Oil and gas representatives influence the standards for courses and textbooks, from kindergarten to 12th grade.
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For all of California’s groundbreaking climate policies — the 100% clean energy mandate, the goal of ending gasoline-vehicle sales by 2035 — there’s still a lot of uncertainty over how the Golden State will zero out its planet-warming carbon emissions.
The Securities and Exchange Commission will not require all publicly traded companies to disclose the carbon emissions from their vendors, suppliers and other third parties across their supply chains, but will limit the mandate to businesses that have already set goals for curbing such “scope 3” emissions, SEC Chair Gary Gensler said.
As high prices move consumers to rethink their attachment to oil and gas, America is struggling to meet the moment.
Good morning and welcome to The Climate 202! Today we’re worried about a shortage of Sriracha because of extreme droughts in Mexico, where the hot-sauce company sources its chile peppers. One could say it’s a climate-change-fueled condiment conundrum. 🌶 But first:
Just a third of firms on the Forbes Global 2000 list of publicly traded companies have net zero emissions targets, and almost two thirds of those pledges fall far short on necessary detail, leaving major corporations open to accusations of greenwashing, a new report has concluded.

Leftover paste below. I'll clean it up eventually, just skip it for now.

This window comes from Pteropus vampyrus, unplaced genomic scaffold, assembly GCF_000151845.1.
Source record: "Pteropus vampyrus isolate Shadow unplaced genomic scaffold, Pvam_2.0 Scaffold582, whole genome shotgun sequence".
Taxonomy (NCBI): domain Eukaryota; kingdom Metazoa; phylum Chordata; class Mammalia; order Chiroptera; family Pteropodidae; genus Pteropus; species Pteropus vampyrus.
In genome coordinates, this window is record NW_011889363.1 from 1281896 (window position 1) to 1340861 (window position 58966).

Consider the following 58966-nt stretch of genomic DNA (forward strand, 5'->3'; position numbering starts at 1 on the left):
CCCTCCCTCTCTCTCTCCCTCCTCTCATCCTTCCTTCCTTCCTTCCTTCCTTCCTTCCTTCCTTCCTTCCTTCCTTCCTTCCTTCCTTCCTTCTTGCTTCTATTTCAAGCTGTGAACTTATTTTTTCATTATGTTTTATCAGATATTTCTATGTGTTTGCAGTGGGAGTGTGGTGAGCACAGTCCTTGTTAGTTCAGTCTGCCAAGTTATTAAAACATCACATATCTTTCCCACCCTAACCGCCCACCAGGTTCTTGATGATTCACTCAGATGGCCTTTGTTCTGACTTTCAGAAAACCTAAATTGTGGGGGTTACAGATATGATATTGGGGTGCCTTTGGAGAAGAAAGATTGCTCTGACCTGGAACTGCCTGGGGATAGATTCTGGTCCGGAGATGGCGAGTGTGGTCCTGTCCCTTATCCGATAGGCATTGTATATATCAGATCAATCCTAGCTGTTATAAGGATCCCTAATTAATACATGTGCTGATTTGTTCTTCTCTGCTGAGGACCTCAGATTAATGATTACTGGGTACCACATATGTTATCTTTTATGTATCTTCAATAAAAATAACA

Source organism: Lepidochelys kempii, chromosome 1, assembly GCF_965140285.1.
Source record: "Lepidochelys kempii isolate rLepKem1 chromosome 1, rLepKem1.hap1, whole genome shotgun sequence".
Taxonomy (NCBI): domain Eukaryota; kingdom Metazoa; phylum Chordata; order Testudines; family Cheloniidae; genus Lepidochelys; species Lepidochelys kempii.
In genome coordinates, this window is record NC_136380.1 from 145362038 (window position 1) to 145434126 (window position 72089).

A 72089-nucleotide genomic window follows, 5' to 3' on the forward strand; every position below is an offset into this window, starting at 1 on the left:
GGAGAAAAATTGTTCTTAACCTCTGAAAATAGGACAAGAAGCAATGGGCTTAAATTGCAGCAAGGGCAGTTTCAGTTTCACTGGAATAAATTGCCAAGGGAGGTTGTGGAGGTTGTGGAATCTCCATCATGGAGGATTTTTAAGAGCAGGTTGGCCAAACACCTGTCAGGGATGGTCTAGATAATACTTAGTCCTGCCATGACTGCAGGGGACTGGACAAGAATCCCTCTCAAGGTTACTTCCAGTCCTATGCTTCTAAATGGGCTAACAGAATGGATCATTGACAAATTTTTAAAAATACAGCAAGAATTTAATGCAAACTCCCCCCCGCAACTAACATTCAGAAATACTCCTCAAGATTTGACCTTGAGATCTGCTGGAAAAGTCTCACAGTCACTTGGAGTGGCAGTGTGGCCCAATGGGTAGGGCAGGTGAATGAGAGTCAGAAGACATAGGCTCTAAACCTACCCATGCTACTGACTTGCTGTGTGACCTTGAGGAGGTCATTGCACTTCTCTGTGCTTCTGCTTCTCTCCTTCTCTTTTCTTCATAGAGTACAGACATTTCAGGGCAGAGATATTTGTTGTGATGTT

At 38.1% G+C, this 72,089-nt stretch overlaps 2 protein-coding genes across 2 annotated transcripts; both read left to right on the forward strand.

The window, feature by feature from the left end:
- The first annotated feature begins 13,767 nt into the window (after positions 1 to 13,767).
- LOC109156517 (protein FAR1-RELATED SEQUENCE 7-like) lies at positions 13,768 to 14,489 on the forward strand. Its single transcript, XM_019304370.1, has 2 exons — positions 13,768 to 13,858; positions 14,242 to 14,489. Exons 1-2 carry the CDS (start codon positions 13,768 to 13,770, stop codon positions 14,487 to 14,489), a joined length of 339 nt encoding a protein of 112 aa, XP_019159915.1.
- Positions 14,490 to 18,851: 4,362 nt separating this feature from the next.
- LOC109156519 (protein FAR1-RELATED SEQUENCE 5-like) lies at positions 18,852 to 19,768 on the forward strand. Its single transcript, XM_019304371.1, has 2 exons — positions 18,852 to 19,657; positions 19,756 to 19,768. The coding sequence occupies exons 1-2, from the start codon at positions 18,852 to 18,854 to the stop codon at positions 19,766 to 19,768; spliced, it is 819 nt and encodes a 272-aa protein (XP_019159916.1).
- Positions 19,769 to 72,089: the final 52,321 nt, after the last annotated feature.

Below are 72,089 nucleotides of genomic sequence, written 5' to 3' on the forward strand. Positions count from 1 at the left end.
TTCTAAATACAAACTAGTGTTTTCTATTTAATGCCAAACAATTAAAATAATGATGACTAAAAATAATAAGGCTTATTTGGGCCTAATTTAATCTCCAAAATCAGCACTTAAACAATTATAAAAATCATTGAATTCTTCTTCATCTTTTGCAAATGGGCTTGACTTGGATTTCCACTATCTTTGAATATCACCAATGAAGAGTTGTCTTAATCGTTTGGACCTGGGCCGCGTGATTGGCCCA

An explosion in the use of inexpensive, petroleum-based materials has transformed the fashion industry, aided by the successful rebranding of synthetic materials like plastic leather (once less flatteringly referred to as “pleather”) into hip alternatives like “vegan leather,” a marketing masterstroke meant to suggest environmental virtue.
Gina McCarthy, President Biden’s top domestic climate adviser, said tech companies should do more to prevent the spread of inaccurate information about climate change and clean energy.
Pushing for policies requiring Big Tech “to be transparent and accountable about the harms their products create,” one campaigner said that “we should not continue this endless game of climate denial whack-a-mole.”
The problem stems from companies’ reliance on Renewable Energy Certificates (RECs) to back up their green claims. A company receives a REC by paying to support renewable energy projects around the world. When brands say that they’re powering their business with 100 percent renewable energy, they’re typically still using electricity generated by fossil fuels; they’re just buying up renewable energy certificates to try to cancel out the environmental impact of their energy use.